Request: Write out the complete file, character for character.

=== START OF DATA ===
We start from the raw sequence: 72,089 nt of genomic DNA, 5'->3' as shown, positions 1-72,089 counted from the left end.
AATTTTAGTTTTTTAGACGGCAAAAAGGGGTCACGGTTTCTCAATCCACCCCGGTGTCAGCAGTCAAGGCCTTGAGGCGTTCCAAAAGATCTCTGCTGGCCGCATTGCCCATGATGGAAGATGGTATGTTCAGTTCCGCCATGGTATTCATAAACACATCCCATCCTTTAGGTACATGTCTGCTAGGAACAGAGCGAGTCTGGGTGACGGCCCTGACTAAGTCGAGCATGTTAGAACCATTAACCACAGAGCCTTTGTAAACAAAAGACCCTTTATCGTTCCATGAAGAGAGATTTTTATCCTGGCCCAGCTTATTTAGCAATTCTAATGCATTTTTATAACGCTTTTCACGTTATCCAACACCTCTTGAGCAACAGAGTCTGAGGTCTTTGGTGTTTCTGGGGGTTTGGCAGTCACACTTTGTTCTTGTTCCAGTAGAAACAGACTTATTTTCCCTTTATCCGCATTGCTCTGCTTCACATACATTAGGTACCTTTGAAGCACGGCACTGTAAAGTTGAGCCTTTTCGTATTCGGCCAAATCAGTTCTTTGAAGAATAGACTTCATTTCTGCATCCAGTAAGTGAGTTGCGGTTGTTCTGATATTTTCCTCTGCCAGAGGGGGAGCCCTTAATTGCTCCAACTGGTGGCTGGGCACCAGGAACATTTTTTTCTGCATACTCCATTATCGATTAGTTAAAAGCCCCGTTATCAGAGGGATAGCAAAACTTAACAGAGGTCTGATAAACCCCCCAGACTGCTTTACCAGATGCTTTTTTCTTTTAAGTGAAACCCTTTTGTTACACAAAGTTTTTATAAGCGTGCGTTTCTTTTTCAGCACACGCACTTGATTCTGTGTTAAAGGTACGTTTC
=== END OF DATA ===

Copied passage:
We start from the raw sequence: 72,089 nt of genomic DNA, 5'->3' as shown, positions 1-72,089 counted from the left end.
AATTTTAGTTTTTTAGACGGCAAAAAGGGGTCACGGTTTCTCAATCCACCCCGGTGTCAGCAGTCAAGGCCTTGAGGCGTTCCAAAAGATCTCTGCTGGCCGCATTGCCCATGATGGAAGATGGTATGTTCAGTTCCGCCATGGTATTCATAAACACATCCCATCCTTTAGGTACATGTCTGCTAGGAACAGAGCGAGTCTGGGTGACGGCCCTGACTAAGTCGAGCATGTTAGAACCATTAACCACAGAGCCTTTGTAAACAAAAGACCCTTTATCGTTCCATGAAGAGAGATTTTTATCCTGGCCCAGCTTATTTAGCAATTCTAATGCATTTTTATAACGCTTTTCACGTTATCCAACACCTCTTGAGCAACAGAGTCTGAGGTCTTTGGTGTTTCTGGGGGTTTGGCAGTCACACTTTGTTCTTGTTCCAGTAGAAACAGACTTATTTTCCCTTTATCCGCATTGCTCTGCTTCACATACATTAGGTACCTTTGAAGCACGGCACTGTAAAGTTGAGCCTTTTCGTATTCGGCCAAATCAGTTCTTTGAAGAATAGACTTCATTTCTGCATCCAGTAAGTGAGTTGCGGTTGTTCTGATATTTTCCTCTGCCAGAGGGGGAGCCCTTAATTGCTCCAACTGGTGGCTGGGCACCAGGAACATTTTTTTCTGCATACTCCATTATCGATTAGTTAAAAGCCCCGTTATCAGAGGGATAGCAAAACTTAACAGAGGTCTGATAAACCCCCCAGACTGCTTTACCAGATGCTTTTTTCTTTTAAGTGAAACCCTTTTGTTACACAAAGTTTTTATAAGCGTGCGTTTCTTTTTCAGCACACGCACTTGATTCTGTGTTAAAGGTACGTTTC